Archaeologists to dig up Shakespeare's rubbish
They hope to discover remains of clothing, documents and even household waste. The dig is at New Place, where he lived from 1597 until his death in 1616.
Richard Kemp, of the Shakespeare Birthplace Trust, said: “We are hoping to find organic debris that will teach us what the great man had for dinner. Our dream find would be the first draft of The Tempest, which we know Shakespeare did write here.”
The Shakespeare Birthplace Trust says that it will provide information for a large archaeological project in 2010.
The house was razed to the ground by an eccentric later owner, Reverend Francis Gastrell. In 1759 he attacked a tree planted by Shakespeare, provoking other Stratford residents to smash his windows.
A Victorian antiquarian, James Halliwell-Phillipps, excavated parts of the site in 1862 but modern techniques are expected to yield better results.
comments powered by Disqus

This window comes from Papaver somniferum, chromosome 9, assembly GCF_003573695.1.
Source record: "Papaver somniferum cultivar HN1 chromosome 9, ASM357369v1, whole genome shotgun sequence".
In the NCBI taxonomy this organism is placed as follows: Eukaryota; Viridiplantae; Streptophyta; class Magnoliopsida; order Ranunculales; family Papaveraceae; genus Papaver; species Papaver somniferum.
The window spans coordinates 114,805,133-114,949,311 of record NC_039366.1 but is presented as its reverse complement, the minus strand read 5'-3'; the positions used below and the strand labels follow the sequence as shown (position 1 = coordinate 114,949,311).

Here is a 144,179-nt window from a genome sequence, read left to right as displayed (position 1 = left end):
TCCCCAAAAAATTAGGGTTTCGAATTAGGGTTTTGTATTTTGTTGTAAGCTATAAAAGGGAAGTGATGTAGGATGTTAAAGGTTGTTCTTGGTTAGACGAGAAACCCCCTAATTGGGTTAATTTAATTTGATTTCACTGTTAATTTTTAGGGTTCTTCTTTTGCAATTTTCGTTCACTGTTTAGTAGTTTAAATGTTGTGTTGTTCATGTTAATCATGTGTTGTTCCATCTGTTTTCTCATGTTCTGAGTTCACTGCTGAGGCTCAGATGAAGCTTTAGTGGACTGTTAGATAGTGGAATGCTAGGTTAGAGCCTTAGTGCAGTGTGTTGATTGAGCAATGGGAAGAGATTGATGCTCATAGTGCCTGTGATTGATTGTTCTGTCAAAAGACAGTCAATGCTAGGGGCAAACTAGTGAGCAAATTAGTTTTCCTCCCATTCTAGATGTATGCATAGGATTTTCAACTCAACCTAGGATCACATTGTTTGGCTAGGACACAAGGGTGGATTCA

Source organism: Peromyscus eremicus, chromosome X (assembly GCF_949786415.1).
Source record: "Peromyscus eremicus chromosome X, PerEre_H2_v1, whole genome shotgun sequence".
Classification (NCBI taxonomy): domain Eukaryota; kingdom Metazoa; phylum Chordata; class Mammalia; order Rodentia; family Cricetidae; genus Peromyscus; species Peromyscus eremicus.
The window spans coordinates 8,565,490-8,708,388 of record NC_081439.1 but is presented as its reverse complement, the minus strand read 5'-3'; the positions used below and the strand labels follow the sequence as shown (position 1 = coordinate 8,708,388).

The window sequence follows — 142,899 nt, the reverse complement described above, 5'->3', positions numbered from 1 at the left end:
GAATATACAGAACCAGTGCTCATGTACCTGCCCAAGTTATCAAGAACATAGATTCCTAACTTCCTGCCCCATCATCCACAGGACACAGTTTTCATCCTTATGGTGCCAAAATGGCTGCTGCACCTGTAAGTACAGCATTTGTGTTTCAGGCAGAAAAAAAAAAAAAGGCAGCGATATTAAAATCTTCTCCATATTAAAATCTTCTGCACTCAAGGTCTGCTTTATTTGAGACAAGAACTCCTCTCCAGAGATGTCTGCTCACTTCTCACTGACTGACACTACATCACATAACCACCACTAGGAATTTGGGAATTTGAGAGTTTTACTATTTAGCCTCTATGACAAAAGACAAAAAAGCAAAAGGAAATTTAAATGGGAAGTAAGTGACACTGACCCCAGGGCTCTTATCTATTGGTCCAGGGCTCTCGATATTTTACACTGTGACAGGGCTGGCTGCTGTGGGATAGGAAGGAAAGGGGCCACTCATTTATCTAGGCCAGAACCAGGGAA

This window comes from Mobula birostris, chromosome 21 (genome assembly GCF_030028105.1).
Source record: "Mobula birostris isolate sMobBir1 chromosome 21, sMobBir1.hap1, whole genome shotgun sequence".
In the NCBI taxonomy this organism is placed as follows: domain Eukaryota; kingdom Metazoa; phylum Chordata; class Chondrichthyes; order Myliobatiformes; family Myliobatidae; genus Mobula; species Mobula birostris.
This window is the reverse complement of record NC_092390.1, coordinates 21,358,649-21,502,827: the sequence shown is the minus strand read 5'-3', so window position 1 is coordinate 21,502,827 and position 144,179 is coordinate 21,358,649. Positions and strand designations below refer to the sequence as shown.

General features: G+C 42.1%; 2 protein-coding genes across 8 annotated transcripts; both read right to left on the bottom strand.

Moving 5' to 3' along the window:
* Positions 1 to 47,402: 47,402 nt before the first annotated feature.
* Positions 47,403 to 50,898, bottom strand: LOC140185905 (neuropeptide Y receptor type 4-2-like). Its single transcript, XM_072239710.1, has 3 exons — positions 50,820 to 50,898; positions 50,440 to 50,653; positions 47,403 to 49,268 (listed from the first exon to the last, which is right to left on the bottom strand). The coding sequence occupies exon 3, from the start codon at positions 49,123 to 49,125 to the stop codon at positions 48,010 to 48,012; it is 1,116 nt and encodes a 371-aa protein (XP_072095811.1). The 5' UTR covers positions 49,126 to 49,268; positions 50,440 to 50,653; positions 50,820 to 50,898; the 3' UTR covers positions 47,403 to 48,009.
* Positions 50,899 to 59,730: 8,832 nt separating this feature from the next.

- On Time-Lapse Rocket Ride to Trade Center’s Top, Glimpse of Doomed Tower
- Turkish Premier Says European Stance on Armenian Genocide Reflects Racism
- Ben Affleck Asked PBS to Not Reveal Slave-Owning Ancestor
- Archaeologists Take Wrong Turn, Find World’s Oldest Stone Tools
- Evidence of Pre-Columbus Trade Found in Alaska House
- Historian Jack Ross says the Socialist Party was the most important third party of the 20th century
- Mourning a People’s Historian: Michael Mizell-Nelson
- Robert V. Hine dies at 93; historian wrote of losing, regaining sight
- Historicizing Ferguson: Police Violence and the Genesis of a National Movement
- Historians as Public Intellectuals